Cut the risk of cold, flu transmission this winter

October 27, 2015   |   Evidence in Integrative Healthcare

As we enter fall and winter here in the Pacific Northwest, we find ourselves spending more time indoors, increasing the rates of transmission of cold and flu viruses. Because our patients touch many surfaces and many instruments and hands touch our patients, standard precautions tell us to be alert to all these exposures for both patients and providers. In order to reduce the risk of exposure and transmission, consider these helpful tips:

  • Over-the-counter chlorine wipes (brand or generic) destroy most bacteria and viruses on smooth surfaces with one application. The surface must be left wet and allowed to air dry for four (4) minutes for complete cleaning. There are many surfaces that should be cleaned frequently throughout the day, including door handles, restroom doorknobs/handles, arm rests, countertops, community “sign-in” pens, and community use keyboard/mouse/work stations. It is also important to remind everyone to avoid touching their eyes, nose, and mouth thereby limiting contact related transmission to themselves.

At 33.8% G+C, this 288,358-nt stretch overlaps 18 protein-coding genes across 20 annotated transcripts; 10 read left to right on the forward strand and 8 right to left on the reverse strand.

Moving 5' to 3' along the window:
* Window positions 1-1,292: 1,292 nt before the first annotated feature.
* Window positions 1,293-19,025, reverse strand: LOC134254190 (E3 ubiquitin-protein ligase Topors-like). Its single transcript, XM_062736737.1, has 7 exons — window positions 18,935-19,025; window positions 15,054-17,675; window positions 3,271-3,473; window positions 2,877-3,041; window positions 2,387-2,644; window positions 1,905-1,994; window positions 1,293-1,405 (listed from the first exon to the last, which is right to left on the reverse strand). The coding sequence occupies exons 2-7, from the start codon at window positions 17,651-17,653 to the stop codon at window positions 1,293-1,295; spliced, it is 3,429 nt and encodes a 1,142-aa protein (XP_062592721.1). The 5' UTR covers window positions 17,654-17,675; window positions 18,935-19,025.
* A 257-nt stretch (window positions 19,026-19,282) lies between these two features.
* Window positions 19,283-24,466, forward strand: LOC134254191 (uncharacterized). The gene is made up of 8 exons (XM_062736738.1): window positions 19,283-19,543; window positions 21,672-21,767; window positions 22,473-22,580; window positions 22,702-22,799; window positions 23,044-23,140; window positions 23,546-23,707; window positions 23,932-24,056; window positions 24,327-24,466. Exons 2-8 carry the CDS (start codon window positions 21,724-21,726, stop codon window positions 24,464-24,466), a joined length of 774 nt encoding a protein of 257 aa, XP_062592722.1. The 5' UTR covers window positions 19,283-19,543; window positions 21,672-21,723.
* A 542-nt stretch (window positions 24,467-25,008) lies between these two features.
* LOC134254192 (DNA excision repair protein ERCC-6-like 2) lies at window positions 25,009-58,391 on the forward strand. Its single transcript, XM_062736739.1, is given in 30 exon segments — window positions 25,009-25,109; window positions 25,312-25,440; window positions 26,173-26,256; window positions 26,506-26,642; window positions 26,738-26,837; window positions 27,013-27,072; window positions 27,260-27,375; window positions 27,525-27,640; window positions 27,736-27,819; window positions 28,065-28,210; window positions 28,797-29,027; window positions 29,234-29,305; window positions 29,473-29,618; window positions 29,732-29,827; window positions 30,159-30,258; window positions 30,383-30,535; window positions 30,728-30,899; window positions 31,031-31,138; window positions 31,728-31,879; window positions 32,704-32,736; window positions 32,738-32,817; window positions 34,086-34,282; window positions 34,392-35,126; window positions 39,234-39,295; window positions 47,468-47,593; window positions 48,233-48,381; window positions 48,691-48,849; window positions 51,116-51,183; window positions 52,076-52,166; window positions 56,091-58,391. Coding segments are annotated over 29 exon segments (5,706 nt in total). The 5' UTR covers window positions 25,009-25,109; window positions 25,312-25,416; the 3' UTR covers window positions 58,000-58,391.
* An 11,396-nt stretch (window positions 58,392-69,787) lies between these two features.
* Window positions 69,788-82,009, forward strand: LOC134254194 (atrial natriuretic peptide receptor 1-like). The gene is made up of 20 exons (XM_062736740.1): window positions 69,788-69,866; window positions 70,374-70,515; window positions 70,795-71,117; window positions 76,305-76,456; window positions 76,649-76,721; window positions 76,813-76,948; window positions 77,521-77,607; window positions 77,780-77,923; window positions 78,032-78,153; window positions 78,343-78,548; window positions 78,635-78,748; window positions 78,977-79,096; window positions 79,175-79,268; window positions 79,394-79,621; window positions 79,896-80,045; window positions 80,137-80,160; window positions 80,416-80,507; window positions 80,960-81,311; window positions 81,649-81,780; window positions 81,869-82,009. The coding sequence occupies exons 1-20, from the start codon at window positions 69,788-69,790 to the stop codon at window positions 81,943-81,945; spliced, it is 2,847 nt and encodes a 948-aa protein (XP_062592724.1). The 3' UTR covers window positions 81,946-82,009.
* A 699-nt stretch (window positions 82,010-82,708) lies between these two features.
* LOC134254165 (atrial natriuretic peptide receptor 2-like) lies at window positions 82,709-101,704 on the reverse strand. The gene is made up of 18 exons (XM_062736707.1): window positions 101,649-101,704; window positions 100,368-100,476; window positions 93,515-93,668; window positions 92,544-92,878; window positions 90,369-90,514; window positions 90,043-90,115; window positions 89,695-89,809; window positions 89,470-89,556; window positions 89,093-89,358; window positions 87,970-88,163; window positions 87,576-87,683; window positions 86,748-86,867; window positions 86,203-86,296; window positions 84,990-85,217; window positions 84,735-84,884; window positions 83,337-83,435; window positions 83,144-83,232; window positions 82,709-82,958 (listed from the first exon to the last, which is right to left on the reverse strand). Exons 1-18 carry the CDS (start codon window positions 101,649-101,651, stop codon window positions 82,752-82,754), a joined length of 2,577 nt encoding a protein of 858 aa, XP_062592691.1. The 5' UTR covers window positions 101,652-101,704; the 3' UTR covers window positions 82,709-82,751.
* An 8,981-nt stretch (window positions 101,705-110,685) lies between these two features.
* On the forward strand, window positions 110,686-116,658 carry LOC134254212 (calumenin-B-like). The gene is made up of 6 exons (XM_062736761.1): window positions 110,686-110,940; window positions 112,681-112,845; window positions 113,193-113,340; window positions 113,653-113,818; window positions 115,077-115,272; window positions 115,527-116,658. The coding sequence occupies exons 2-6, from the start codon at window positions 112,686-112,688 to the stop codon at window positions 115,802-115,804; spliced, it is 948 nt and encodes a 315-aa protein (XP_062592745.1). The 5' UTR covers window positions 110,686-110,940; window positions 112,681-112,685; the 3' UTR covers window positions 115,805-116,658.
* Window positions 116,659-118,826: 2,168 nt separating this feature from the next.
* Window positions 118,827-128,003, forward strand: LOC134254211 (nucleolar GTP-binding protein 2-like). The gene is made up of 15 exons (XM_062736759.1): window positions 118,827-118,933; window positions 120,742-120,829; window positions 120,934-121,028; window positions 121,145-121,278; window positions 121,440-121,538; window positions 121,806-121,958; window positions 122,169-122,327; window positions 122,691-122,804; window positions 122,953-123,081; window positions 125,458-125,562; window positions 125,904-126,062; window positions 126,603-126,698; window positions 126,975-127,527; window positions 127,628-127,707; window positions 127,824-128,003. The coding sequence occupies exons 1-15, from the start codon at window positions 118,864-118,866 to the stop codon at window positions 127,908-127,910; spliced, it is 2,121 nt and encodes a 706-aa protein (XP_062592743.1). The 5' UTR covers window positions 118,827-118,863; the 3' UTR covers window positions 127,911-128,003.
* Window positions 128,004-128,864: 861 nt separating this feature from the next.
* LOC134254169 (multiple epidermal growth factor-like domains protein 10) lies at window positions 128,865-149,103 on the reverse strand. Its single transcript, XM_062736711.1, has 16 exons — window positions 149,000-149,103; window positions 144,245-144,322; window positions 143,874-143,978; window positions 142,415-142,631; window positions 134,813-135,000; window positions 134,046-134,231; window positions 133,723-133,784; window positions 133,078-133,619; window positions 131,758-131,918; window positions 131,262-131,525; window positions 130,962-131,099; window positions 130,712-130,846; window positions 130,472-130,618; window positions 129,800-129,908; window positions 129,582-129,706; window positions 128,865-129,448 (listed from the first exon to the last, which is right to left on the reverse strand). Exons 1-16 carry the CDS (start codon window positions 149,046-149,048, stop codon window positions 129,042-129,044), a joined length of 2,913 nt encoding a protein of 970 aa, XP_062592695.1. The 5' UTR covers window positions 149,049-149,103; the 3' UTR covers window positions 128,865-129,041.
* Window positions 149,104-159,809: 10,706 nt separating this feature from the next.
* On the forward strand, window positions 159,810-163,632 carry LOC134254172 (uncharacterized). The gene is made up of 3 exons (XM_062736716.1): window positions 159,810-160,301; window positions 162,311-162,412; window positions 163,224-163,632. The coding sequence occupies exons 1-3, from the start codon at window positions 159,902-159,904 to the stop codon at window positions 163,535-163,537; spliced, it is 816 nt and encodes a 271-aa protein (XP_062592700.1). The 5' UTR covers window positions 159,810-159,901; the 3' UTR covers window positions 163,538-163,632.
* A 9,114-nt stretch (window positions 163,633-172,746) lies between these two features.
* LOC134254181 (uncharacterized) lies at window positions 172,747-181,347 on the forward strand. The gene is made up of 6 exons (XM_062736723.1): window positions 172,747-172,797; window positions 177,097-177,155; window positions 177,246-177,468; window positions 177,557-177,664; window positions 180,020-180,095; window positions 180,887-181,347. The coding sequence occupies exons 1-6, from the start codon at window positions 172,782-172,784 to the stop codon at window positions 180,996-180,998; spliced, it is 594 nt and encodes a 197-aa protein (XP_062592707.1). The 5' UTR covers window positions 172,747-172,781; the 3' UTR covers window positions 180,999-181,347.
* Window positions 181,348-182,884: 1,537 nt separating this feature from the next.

• Everything and everybody our hands touch carry risk: risk of transmission, infection, and injury. Handwashing is good for limiting that risk but in a busy practice may irritate your hands. Alcohol gels are easier to apply between routine exposures and should be available throughout the office for patient and providers. Use of an alcohol-based gel will also alert you if you have any sort of open lesion on your hands in which case a glove will be a safer option.
  • Tools and supplies used in practice need to be sterilized or replaced. For example:
    • Chiropractic tables should have paper covers for areas that a patients face may touch. These should be changed out for each patient.
    • Gua Sha tools made of ox horn do not sterilize well because they are porous. Replace them with metal or resin tools.
    • Cupping tools of glass or plastic can be sterilized with chlorine wipes.
    • Hot rocks used in massage need immersion in appropriate cleaning liquid.
    • Topical gels and lotions for massage should be accessed by squeeze bottles or pumps (with regular surface cleaning) rather than open jars where cross-contamination can occur between providers and patients.

Need more info on limiting the exposure and transmission of viruses? The Centers for Disease Control has an excellent page here with data supporting their handwashing recommendations as well as health promotion materials. McKesson offers their UPrevent site with infection prevention guides.